Ecology and Environmental decision makers, at all levels of government (local, state, national and international) seek to integrate ecological, environmental, and policy information as they make decisions about resource management, oversight, and policy. The decision maker is faced with many information technology issues, including data gaps, data integration, data presentation, and how to use or create appropriate indicators. Non-governmental organizations have similar goals.
This workshop, sponsored by the National Science Foundation (NSF), the National Biological Information Infrastructure (NBII), and National Aeronautics and Space Administration (NASA), focused specifically on informatics tools to support ecological and environmental decision makers.
The primary aims of the workshop were:
- Identify the customers of ecological information products (decision makers and the public, in particular) and articulate information needs regarding policy, data presentation, data gaps, tools and indicators
- Relate needs of decision makers to the capabilities and interests of relevant research disciplines in data integration, modeling and simulation, data quality, human centeredness, and ontologies.
- Publish a workshop report articulating these findings by January 2005.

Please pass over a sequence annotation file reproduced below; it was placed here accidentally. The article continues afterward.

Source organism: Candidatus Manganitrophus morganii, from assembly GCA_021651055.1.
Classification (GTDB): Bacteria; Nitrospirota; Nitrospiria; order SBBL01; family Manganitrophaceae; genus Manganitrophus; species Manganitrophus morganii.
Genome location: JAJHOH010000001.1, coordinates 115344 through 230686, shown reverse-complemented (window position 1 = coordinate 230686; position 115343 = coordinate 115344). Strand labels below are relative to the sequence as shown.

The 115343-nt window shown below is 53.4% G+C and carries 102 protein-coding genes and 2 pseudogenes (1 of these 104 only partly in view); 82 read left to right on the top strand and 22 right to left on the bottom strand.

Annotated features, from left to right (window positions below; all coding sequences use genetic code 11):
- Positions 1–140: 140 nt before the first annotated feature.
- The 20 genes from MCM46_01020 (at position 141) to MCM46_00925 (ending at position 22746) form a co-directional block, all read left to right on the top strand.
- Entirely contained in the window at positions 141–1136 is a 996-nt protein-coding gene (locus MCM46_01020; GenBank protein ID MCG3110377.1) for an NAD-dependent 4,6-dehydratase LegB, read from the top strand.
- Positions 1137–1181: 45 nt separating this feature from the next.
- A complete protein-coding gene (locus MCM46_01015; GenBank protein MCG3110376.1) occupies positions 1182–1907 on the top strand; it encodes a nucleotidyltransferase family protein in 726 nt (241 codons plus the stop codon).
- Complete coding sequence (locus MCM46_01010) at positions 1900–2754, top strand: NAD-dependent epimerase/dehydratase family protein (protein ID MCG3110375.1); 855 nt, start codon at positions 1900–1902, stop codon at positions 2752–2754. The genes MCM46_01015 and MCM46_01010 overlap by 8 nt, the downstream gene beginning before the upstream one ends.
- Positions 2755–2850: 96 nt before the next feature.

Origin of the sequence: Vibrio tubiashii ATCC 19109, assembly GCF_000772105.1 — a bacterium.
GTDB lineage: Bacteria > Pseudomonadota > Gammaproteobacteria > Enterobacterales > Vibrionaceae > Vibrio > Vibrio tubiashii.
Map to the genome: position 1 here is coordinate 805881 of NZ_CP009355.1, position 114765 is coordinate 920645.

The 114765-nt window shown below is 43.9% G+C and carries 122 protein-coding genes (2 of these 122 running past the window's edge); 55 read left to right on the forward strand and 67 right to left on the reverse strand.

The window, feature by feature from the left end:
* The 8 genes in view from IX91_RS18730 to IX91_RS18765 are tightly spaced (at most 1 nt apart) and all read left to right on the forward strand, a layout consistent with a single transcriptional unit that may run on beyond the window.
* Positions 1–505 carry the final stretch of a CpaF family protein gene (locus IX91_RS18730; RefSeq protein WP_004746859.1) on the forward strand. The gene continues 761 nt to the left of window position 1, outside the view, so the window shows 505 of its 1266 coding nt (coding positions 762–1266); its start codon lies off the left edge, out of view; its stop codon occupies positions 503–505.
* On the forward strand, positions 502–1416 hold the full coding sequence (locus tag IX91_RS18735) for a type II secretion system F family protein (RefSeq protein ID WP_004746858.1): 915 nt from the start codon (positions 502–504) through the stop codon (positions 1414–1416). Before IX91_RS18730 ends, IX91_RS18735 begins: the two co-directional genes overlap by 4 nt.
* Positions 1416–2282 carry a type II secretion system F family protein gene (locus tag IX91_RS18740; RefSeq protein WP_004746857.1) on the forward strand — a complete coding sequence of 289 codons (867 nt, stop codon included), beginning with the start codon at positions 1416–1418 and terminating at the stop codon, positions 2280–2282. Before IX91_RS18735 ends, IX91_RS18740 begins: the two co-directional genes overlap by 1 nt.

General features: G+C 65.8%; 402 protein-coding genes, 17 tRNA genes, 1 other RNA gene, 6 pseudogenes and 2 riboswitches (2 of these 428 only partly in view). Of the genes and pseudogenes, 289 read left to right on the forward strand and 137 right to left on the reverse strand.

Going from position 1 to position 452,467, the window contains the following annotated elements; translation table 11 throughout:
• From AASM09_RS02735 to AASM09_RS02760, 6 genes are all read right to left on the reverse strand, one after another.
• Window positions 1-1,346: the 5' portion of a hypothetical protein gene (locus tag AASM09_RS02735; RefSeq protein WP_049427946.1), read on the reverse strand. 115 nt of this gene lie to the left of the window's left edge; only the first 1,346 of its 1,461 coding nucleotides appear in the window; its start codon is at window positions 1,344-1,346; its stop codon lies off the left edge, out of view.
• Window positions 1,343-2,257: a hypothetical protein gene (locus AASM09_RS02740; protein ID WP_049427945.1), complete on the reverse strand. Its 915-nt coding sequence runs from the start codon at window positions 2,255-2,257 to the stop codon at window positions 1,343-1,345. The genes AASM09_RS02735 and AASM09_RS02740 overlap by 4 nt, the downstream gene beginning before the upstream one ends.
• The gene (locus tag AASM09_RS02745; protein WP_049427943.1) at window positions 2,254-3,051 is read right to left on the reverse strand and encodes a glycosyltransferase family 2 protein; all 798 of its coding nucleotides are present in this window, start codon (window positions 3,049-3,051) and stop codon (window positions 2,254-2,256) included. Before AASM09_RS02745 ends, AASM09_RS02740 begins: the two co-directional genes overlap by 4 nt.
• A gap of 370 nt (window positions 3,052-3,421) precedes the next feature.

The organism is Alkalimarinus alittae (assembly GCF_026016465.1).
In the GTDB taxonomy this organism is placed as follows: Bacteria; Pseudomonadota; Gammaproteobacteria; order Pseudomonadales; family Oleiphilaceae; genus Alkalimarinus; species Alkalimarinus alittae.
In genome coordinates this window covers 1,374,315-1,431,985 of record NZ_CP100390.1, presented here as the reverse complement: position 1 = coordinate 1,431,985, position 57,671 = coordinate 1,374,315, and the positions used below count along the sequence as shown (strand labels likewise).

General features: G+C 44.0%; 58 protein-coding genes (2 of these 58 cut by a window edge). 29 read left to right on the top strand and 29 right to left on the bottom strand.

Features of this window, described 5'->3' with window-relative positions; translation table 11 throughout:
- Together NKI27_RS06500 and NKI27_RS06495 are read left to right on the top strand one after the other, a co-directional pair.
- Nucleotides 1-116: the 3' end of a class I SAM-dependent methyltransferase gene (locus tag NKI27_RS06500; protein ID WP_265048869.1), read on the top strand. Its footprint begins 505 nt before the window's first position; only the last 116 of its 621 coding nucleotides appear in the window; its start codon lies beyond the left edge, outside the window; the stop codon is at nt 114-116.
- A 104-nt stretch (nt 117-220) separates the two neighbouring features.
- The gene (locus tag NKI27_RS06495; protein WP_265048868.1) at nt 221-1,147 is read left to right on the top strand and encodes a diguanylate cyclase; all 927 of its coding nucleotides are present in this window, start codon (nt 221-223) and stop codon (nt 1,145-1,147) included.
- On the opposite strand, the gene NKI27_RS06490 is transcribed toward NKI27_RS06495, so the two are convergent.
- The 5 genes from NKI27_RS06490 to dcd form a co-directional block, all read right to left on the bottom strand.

Secondary aims of the workshop were to:
- Broaden the participation of government agencies to include, the Environmental Protection Agency, the USFS, and others, and emphasize that stakeholders for ecology information products include not only scientific researchers, but also government and NGO decision makers and the public.
- Identify mechanisms so that data providers such as tribal, local and state governments can easily publish and extend key data sets and metadata, and that decision makers can easily integrate and use those information sources, in spite of expected data gaps.
- Promote use of the term "information providers", rather than "data providers", emphasizes the value of both raw data sets and aggregate data products (e.g., results of statistical analysis and model output).
- Consider metadata 'hurdle height' when developing products and strategies to encourage wide participation by providers and to ensure that information consumers have appropriate guidance over and above a caveat emptor for using information.